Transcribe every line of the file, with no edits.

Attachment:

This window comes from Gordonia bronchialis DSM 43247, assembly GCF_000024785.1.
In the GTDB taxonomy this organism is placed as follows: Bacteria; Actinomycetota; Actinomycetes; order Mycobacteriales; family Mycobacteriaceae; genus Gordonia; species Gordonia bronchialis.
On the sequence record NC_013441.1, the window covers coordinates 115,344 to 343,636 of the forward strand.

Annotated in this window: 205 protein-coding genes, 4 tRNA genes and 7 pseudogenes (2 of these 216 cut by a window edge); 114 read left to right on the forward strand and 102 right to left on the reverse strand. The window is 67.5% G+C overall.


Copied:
This window comes from Gordonia bronchialis DSM 43247, assembly GCF_000024785.1.
In the GTDB taxonomy this organism is placed as follows: Bacteria; Actinomycetota; Actinomycetes; order Mycobacteriales; family Mycobacteriaceae; genus Gordonia; species Gordonia bronchialis.
On the sequence record NC_013441.1, the window covers coordinates 115,344 to 343,636 of the forward strand.

Annotated in this window: 205 protein-coding genes, 4 tRNA genes and 7 pseudogenes (2 of these 216 cut by a window edge); 114 read left to right on the forward strand and 102 right to left on the reverse strand. The window is 67.5% G+C overall.